• Reduce intergroup misperceptions. The lack of cross-group interactions and the development of extreme views promotes the spread of misinformation about other groups’ members. CEOs should not fall into the trap of “both-sides-ism”, but they can provide balanced, evidenced information and contribute to building trust in facts. For example, CEOs can deny verbal and financial support to groups or individuals that spread misinformation or conspiracy theories, or promote the use of fact-based research and data-based analytics to inform business decisions and public communications.
  • Reduce intergroup antagonism. Decreasing interactions and wide-spread misinformation can contribute to the development of negative sentiment toward members of other groups. CEOs can help to create a shared sense of community and purpose that spans the boundaries of traditional group identities. For example, CEOs can choose to use inclusive branding techniques that promote an apolitical shared identity or to identify and eliminate language, euphemisms, or social processes used by the company that inadvertently target certain groups and drive further division. In one such instance, Unilever recently announced it would stop using the word ‘normal’ in its product packaging to prevent some consumers from feeling excluded.[18]See Denham, 2021 Additionally, CEOs can highlight inclusiveness as a key company value to emphasize the importance to cooperating with dissimilar others and can develop internal and external forums to address intergroup antagonisms. Once a brand develops a reputation of openness, honesty, and inclusivity, customers will be more likely to trust it, and a trustworthy brand will be better equipped to withstand the potential dangers of increasing polarization going forward.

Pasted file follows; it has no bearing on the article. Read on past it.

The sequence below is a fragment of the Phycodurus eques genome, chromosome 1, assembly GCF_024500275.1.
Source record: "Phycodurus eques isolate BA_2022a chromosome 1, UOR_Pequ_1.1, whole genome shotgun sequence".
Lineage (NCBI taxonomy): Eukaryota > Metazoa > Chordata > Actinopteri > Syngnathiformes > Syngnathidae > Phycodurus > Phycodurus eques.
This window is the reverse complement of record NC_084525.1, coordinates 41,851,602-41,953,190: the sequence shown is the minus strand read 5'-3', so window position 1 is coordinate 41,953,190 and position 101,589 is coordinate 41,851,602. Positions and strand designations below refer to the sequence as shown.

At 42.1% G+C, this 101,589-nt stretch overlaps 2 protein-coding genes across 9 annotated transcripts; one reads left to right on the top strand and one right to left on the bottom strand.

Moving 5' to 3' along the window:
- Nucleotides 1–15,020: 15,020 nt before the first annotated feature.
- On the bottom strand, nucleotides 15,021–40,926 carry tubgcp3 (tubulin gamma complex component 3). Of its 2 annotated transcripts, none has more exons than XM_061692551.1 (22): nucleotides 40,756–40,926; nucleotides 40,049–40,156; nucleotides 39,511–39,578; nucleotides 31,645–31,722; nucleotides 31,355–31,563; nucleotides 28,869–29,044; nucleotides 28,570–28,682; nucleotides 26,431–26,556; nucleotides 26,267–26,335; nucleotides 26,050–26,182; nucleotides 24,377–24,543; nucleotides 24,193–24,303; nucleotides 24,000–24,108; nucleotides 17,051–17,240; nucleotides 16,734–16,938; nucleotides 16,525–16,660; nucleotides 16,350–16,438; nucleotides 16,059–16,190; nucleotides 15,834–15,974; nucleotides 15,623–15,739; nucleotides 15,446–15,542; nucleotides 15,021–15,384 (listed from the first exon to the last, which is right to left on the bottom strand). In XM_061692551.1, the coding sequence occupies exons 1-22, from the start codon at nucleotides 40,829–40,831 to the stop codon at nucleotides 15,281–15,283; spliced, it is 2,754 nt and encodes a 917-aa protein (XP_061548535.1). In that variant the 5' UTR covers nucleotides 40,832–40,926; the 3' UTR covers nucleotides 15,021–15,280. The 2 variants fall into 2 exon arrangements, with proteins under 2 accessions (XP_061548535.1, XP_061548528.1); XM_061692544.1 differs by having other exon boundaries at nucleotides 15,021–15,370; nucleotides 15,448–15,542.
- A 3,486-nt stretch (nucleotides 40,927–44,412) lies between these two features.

Polarization is not going to go away anytime soon. By helping to structurally reduce and mitigate the negative consequences of polarization, CEOs reduce the level of harm that polarization can inflict within their broader societies as well as within their companies. As members of different groups engage more sincerely, they may discover they have more in common, encouraging attraction and reducing repulsion. Increasing cross-group interactions will decrease the spread of divisive narratives and, consequently, intergroup antagonism. A decrease in antagonism will enable individuals to embrace diverse, overlapping group identities without fear of social backlash, preventing further clustering and radicalization of group identities.

Polarization is a complex issue that has the potential to create severe ramifications for businesses. However, by better understanding the mechanisms behind polarization, CEOs will be better able to both recognize the changes occurring in their societies and understand their options going forward — options that go beyond simply taking a stand or not.

Sources & Notes


1 See Komiya, 2020
2 See “Political Polarization in the American Public”, 2014 from Pew Research Center
3 See Yudkin et al, 2019
4 See More in Common, 2018
5 See “Partisanship and Political Animosity in 2016” from Pew Research Center
6 See Autor, 2010
7 See Artus, 2017
8 See Yael and Read, 2007
9 See Richardson and Boyle, 2000
10 See Flache, 2018
11 Furthermore, 80% of content on Twitter in the US comes from 10% of users (Pew Research Center, 2019)
12 See More in Common, 2018 and Cohn and Quealy, 2019
13 See DellaPosta, 2020
14 See Stewart et al., 2020s
15 More in Common, 2018
16 More in Common, 2020
17 See Heil, 2019
18 See Denham, 2021